The new Yankee Stadium may not have the history of the original, but for the team and thousands of fans, it’s still home. Situated a few blocks north of the stadium, The Bronx Museum of the Arts is similar: despite several moves and renovations over its 45 year history, it’s still the premier home of art in the borough. A scholar of Cuban art, executive director Holly Block has led the institution since 2006. She talked to City & State’s Jeff Coltin about board troubles, gentrification and going free.
C&S: The Bronx has a great artistic legacy – one example is the new Netflix miniseries “The Get Down.” What's the museum’s role in keeping that legacy alive?
HB:We’ve had a long history with hip-hop, that whole community, for a long time. We started a program called Bounce, we’ve hosted Afrika Bambaataa and the Zulu Nation for years. Kool Herc, all of them have been affiliated with the museum and different programs … [This year, the museum] hosted an exhibition with John Ahearn and Rigoberto Torres by borrowing the casts that they made from local community members who were all done in backyard street parties. They all got to see their own images at The Bronx Museum, so there’s been a long history with the museum. We’ve actually offered many times to host some of this memorabilia collection, but there’s just so many factions and, unfortunately, not a lot of support to offer to do a big exhibition, but we’re certainly interested.
C&S: The museum decided to stop charging for tickets and go free in 2012. What was behind that? Did your location in a low-income neighborhood influence that?
HB:I grew up in D.C. I went to the Smithsonian Institutes. They were all free. I know what free museums are like. I always felt the suggested donation—even though we were one of the cultural institutions of the city—the suggested donation was a barrier for people in our immediate community and I felt that this would be a fantastic gift for the 40th anniversary to give back to the community. It wasn’t just going free admission, because admission wasn’t a huge amount of money for us. It was really building a marketing campaign about how accessible the museum is and how important it is for visitorship. Even though their kids come to see the museum, parents can also benefit greatly and we’ve had a lot of wonderful testimony regarding free admission. People who have to pay admission have to think widely about how many times they can go to a cultural institution. With free admission, they can pop in at any time and look at a work or hang out in the café. They feel much more comfortable with visitorship, and for us, it’s been huge.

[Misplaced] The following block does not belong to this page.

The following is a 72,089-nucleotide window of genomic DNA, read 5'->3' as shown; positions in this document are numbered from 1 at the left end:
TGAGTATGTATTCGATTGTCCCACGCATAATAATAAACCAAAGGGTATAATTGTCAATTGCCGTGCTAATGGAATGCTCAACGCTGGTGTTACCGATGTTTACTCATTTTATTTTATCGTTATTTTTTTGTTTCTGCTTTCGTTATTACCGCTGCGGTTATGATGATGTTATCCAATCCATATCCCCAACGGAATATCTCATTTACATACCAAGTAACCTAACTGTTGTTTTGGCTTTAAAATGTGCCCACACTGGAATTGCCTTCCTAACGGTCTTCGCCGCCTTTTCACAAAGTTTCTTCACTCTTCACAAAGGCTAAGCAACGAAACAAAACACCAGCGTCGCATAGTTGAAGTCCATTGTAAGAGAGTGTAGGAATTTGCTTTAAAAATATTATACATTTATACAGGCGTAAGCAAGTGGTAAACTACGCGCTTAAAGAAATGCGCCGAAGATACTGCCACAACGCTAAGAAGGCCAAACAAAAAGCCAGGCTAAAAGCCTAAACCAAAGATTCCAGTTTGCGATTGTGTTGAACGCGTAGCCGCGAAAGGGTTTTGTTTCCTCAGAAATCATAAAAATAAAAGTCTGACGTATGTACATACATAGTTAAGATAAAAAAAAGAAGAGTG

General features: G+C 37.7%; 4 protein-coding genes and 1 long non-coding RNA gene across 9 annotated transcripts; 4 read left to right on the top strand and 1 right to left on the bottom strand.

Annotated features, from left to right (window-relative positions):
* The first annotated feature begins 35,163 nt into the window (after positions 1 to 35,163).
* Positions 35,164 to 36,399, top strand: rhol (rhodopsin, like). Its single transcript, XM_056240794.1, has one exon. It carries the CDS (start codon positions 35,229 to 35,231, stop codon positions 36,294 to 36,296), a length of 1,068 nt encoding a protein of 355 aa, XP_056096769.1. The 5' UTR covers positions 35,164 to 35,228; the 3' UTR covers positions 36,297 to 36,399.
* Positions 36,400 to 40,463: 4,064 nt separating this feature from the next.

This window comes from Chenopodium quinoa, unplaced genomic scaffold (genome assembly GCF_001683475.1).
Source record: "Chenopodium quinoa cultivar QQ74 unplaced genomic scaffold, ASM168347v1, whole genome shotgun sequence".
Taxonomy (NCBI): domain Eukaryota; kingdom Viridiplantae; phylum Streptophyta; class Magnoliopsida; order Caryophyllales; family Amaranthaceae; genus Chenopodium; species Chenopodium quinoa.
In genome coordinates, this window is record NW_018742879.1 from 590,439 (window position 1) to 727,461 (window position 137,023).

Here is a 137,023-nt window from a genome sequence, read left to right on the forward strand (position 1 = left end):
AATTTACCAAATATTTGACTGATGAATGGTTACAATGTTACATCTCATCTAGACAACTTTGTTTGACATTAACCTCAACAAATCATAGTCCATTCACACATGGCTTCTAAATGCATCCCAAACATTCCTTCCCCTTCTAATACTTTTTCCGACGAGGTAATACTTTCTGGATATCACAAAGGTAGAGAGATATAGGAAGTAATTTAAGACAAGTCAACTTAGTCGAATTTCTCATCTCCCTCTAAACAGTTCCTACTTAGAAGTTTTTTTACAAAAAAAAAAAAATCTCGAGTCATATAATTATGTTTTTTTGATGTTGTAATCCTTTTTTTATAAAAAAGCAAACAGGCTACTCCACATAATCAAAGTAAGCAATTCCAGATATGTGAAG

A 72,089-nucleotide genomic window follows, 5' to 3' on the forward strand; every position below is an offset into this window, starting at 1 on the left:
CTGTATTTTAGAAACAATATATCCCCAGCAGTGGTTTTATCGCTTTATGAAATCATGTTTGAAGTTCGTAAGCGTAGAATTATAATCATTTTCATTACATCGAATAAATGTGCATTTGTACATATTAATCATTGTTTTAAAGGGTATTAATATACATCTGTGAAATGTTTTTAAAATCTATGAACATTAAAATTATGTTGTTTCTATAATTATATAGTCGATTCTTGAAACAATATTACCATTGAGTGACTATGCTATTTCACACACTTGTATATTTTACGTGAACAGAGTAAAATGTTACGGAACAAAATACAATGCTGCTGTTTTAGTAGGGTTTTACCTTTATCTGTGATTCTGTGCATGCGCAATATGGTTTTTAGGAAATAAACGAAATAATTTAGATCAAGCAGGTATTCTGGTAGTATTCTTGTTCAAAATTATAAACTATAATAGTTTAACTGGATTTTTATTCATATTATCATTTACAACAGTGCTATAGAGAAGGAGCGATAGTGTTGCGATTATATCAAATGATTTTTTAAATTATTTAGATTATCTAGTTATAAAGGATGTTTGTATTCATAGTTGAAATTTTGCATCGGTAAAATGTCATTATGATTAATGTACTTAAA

C&S: A thriving arts community often foretells gentrification, and the arts are only growing in Mott Haven and elsewhere in the Bronx. Is it possible for the museum to support the arts without encouraging luxury development?
HB:We’re all supportive of the Bronx economy doing well. That’s really important. What it means for us is trying to think broadly about how we can help artists and other members within the community without displacement. I have been a big proponent of some shared responsibilities and this brings us to think more widely, like what do artists in our community need? Space is a huge issue and we’ve been thinking a lot about that, but we’re not the only ones. All of the museums across the city – I mean if you work with contemporary artists, that is a focus. We have this emerging artists program and we hear from our artists every year how hard it is for them to access space. So it is something that we’re thinking about widely and we will have news about that soon.
C&S: You've begun an ambitious capital campaign to renovate your building on the Concourse. Can you tell us about those plans?